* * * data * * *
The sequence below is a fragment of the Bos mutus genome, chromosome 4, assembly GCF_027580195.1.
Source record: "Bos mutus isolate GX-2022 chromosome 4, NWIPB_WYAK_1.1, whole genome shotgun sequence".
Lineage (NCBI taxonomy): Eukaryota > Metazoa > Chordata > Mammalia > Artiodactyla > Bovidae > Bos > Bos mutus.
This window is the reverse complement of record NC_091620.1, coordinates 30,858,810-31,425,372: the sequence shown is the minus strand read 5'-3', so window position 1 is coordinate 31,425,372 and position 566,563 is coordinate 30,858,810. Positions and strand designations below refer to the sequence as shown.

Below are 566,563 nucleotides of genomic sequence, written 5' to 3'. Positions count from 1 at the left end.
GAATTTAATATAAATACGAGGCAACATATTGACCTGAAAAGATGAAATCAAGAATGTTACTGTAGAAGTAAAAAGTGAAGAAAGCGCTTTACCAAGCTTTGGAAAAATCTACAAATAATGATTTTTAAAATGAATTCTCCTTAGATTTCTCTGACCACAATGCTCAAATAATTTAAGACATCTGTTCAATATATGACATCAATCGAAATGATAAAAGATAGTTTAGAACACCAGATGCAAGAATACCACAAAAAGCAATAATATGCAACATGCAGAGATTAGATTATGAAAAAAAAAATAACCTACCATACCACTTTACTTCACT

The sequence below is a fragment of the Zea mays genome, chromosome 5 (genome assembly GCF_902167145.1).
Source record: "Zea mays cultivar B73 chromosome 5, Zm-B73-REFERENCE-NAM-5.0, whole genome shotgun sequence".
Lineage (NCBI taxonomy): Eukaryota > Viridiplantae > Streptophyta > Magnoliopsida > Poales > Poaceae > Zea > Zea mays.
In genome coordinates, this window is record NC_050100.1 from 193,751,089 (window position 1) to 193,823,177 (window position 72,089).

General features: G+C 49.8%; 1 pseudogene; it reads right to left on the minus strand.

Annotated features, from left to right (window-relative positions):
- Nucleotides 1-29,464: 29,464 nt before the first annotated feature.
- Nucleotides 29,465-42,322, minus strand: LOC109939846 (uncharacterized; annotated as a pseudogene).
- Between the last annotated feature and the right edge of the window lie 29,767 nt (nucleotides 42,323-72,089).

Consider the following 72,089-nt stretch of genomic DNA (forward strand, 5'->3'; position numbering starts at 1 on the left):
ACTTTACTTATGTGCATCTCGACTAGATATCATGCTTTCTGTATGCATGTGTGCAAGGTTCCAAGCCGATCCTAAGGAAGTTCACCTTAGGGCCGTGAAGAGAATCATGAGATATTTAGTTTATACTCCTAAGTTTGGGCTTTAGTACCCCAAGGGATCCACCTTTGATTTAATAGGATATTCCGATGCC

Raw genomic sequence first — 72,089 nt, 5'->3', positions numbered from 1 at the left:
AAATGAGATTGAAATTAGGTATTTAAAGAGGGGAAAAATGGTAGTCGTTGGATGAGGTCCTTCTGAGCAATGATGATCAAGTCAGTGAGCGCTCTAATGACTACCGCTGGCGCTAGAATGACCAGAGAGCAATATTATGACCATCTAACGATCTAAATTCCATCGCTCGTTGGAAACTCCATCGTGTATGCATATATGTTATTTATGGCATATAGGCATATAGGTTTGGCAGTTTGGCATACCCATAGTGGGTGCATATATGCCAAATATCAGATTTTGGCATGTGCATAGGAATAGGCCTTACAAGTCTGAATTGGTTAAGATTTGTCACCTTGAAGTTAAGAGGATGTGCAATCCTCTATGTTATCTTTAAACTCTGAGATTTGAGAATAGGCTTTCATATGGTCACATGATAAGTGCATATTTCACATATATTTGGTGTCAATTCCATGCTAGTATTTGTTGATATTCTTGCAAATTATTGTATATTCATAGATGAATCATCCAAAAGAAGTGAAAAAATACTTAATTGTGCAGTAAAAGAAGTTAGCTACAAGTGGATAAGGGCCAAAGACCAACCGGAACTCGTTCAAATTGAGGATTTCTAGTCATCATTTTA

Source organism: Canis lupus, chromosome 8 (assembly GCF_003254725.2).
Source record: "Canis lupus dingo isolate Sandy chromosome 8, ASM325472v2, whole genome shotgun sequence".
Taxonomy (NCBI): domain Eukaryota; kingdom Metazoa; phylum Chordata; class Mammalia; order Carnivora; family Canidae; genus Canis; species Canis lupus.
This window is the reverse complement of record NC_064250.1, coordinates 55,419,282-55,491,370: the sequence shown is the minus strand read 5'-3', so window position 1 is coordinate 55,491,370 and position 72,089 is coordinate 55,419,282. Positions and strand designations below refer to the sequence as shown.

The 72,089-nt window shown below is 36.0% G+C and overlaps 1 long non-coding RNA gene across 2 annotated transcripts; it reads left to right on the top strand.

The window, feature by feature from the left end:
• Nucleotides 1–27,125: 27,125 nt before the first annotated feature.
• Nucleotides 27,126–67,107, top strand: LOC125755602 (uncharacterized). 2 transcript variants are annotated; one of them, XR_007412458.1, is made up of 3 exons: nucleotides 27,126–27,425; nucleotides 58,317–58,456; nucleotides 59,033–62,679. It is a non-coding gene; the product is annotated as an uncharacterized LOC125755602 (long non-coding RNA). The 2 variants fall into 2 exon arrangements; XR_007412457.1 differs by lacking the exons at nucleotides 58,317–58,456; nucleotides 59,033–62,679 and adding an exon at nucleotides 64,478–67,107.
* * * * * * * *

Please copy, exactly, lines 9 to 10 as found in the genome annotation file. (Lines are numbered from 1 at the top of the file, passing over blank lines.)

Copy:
Lineage (NCBI taxonomy): Eukaryota > Viridiplantae > Streptophyta > Magnoliopsida > Poales > Poaceae > Zea > Zea mays.
In genome coordinates, this window is record NC_050100.1 from 193,751,089 (window position 1) to 193,823,177 (window position 72,089).